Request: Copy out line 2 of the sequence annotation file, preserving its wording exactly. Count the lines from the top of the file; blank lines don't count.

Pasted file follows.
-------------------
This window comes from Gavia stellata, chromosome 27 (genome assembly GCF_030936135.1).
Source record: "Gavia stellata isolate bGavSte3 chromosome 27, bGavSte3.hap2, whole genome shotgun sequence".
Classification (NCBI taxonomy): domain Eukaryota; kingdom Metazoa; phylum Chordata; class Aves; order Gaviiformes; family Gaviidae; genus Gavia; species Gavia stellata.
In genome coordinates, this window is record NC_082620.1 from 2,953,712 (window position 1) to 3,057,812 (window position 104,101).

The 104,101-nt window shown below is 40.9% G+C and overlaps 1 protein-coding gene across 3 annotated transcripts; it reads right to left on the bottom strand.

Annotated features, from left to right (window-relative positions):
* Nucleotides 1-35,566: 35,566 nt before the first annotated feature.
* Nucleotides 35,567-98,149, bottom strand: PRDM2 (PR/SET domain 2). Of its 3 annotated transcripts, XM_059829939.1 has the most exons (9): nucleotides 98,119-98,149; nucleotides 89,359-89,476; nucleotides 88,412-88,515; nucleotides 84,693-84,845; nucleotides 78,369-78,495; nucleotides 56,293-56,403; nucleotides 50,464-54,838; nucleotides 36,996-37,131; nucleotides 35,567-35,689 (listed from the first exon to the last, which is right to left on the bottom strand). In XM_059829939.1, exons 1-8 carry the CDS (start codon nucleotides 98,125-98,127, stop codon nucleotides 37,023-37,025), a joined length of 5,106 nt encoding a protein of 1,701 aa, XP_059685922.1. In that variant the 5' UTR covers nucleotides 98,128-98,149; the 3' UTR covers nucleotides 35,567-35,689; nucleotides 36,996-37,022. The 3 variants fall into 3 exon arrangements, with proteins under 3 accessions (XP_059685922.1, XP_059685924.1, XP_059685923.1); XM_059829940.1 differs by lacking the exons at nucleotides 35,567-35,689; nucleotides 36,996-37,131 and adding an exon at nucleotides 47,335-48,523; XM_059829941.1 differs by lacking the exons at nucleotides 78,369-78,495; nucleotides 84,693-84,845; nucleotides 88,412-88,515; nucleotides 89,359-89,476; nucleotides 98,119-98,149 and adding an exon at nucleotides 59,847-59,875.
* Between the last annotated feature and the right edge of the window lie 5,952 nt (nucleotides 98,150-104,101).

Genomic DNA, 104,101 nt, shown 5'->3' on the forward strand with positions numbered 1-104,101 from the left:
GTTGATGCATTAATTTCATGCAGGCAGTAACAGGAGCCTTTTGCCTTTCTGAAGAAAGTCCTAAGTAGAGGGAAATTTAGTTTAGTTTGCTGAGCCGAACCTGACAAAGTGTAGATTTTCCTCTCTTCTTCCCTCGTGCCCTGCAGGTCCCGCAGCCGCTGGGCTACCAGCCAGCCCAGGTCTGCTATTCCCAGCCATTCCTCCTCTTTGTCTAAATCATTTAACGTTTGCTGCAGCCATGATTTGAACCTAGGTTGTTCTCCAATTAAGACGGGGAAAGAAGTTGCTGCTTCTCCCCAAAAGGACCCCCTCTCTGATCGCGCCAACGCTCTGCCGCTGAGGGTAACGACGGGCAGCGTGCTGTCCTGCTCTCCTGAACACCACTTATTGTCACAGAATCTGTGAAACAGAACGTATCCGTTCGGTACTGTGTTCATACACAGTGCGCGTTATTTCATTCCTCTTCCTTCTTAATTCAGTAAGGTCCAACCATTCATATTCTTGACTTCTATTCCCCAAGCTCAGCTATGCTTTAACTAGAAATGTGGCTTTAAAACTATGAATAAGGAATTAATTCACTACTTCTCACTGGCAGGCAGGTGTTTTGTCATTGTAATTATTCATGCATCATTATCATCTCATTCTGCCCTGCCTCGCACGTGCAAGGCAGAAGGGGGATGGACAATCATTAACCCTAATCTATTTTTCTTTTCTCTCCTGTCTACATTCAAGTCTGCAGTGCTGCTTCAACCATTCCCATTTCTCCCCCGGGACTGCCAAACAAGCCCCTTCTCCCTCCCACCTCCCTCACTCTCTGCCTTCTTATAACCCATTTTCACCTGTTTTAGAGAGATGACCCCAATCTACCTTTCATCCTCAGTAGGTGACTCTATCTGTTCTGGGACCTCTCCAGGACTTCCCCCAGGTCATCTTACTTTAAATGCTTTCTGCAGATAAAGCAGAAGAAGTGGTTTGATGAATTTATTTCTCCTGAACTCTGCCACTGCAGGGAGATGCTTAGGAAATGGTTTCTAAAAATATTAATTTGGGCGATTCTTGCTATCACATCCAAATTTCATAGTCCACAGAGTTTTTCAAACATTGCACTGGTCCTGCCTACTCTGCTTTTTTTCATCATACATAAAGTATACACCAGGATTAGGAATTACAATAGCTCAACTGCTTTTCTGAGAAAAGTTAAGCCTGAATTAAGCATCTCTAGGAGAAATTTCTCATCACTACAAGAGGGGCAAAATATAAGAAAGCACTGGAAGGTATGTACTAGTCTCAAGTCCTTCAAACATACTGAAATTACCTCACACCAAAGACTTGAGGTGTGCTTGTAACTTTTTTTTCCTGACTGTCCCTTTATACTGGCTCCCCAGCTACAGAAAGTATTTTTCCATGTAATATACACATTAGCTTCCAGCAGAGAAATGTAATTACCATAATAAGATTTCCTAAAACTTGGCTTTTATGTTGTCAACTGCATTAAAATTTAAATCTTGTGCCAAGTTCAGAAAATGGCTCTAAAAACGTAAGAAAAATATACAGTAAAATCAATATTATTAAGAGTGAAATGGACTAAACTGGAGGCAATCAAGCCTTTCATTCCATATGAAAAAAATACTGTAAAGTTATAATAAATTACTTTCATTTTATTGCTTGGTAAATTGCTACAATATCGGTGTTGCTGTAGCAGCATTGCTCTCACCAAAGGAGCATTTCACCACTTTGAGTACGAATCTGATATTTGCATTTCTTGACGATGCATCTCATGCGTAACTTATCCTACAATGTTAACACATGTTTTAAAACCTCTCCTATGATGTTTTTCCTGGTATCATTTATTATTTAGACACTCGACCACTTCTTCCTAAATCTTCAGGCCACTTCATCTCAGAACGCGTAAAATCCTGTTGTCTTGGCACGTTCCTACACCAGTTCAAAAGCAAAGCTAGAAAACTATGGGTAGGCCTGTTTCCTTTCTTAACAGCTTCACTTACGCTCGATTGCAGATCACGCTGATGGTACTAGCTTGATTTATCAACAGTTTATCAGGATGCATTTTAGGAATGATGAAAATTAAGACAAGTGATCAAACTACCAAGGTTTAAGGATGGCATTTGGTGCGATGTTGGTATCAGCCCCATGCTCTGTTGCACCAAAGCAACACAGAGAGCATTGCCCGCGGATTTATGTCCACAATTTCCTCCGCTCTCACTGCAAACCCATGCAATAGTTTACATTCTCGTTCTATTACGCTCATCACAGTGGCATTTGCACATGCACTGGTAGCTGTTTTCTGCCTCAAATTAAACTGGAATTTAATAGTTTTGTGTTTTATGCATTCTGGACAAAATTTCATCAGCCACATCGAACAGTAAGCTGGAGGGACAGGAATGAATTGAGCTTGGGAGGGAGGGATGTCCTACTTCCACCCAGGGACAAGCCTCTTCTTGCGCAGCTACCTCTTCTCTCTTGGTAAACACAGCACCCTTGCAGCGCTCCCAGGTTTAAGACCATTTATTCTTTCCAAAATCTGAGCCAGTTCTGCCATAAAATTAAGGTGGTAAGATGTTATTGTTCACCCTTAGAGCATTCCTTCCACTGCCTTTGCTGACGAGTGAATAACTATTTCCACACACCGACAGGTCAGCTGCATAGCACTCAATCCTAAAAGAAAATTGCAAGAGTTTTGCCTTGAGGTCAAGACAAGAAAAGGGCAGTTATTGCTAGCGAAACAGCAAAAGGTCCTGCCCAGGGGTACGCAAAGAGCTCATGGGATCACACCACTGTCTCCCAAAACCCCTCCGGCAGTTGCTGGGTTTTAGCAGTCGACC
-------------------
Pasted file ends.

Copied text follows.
Source record: "Gavia stellata isolate bGavSte3 chromosome 27, bGavSte3.hap2, whole genome shotgun sequence".